Whereas we of course agree that biological plausibility is just one, and usually also a weak, indicator of causality, we do suggest that it is the possible biological explanations of the observations that make them particularly interesting from a biomedical point of view. However, we have complied with the request by restructuring the discussion, which now underlines the importance of confounding and bias first, followed by a discussion of possible causality and ending with a paragraph on biological plausibility, which has been shortened.

8) Even if it is cited in the Introduction (first paragraph), the role of the gut in the absorption of nutrients is not considered a possible factor in influencing the development of diabetes. However, the removal of the entire colon or a part of it might influence the exchanges between the gut epithelium and ingested food and fluids, and hence modify the absorption of nutrients which could in turn impact upon diabetes development. This should be indicated as a possible explanation for why colectomy might raise diabetes risk.

We agree that especially removal of the entire colon and perhaps the right part may affect the absorption, also because of compensatory mucosal adaptations in the small intestine. We find it less likely that isolated removal of the left colon or the sigmoid colon would have such general effects on nutrient absorption, but there may be effects on specific nutrients, e.g. short-chain fatty acids, produced in the colon by bacterial degradation of the otherwise indigestible fibers. We have added this sentence to the Discussion:

“Last, the removal of the entire colon or a part of it might influence the exchanges between the gut epithelium and ingested food and fluids, especially due to an altered bacterial degradation of otherwise indigestible fibers to short-chain fatty acids, which could in turn have an impact upon diabetes development (Allin et al., 2015).”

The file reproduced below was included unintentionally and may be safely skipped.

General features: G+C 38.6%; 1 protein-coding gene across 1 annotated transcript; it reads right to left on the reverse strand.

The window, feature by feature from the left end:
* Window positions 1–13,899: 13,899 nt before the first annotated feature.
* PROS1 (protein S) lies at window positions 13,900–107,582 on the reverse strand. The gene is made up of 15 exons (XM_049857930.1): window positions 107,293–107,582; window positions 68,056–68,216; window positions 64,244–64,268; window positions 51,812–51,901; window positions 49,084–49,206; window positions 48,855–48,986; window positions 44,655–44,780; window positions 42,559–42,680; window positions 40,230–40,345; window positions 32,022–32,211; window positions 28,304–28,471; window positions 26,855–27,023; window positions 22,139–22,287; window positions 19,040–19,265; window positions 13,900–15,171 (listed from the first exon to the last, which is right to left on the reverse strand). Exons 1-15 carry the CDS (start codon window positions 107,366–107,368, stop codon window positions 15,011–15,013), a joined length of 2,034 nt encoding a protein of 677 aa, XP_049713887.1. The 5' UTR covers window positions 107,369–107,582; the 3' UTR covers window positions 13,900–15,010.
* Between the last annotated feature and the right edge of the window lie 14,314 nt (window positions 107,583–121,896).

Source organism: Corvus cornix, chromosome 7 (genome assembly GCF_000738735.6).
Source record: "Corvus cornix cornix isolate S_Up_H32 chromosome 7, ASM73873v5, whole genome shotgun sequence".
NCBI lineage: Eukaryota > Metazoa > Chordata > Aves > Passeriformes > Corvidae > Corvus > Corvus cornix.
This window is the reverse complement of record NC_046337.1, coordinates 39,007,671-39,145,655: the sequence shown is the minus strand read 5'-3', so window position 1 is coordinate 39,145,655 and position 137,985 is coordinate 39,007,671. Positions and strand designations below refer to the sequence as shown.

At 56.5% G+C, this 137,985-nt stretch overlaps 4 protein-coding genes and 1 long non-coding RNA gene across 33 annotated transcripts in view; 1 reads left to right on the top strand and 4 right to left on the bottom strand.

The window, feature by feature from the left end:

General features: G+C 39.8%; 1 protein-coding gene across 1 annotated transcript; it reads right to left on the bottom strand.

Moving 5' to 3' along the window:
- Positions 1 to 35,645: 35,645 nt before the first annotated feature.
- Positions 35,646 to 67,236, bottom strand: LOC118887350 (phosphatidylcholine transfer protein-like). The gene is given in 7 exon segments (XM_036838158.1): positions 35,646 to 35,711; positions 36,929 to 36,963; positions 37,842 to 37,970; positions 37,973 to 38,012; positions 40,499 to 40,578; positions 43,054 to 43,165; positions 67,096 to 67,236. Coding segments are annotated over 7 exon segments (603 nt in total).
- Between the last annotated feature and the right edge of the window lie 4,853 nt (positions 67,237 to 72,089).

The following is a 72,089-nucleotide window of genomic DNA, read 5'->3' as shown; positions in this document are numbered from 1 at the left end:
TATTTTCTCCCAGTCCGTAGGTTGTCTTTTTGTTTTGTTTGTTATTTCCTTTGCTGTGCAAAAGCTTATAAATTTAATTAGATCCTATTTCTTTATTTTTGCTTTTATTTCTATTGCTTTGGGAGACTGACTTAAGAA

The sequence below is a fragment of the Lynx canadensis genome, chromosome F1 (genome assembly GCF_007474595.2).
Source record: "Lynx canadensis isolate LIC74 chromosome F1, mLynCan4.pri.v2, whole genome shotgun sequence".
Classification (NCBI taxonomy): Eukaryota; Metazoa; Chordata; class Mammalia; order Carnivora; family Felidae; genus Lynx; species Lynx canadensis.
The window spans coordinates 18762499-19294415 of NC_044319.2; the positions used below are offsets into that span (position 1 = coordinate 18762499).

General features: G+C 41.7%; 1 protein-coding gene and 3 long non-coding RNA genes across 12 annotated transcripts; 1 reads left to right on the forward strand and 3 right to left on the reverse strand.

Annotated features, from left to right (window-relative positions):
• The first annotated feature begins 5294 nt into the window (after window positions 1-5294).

9) The final section of the Discussion mentions the need for "clinical-physiological studies" to establish whether colectomy per se is associated with an increased risk of diabetes. It is not clear what the authors mean by this and this should be clarified. They also state that an implication of this paper is that clinicians should be aware of this risk to improve the long-term health of this patient group. Given that the risk increase is relatively small and the authors have been unable to deal with confounding by a whole series of individual-level confounding factors, it does seem a bit of a leap to suggest that a major implication of this study is clinical. It is more likely that the implications lie in understanding the role of the colon in glucose homeostasis.

We have added this sentence to the Discussion:

“Such studies could include comparisons of plasma glucose, insulin, and incretin hormone levels during a meal tolerance test before and after different types of colectomy with careful control for likely confounding factors such as those discussed above.”

We have deleted the last sentence in the Discussion about the relevance of the findings for the clinicians.

https://doi.org/10.7554/eLife.37420.016

Article and author information

Author details

  1. Anders B Jensen

    1. Novo Nordisk Foundation Center for Protein Research, Faculty of Health and Medical Sciences, University of Copenhagen, Copenhagen, Denmark
    2. Institute for Next Generation Healthcare, Mount Sinai Health System, New York, United States
    Contribution
    Data curation, Software, Formal analysis, Funding acquisition, Visualization, Methodology, Writing—original draft, Writing—review and editing
    Contributed equally with
    Thorkild IA Sørensen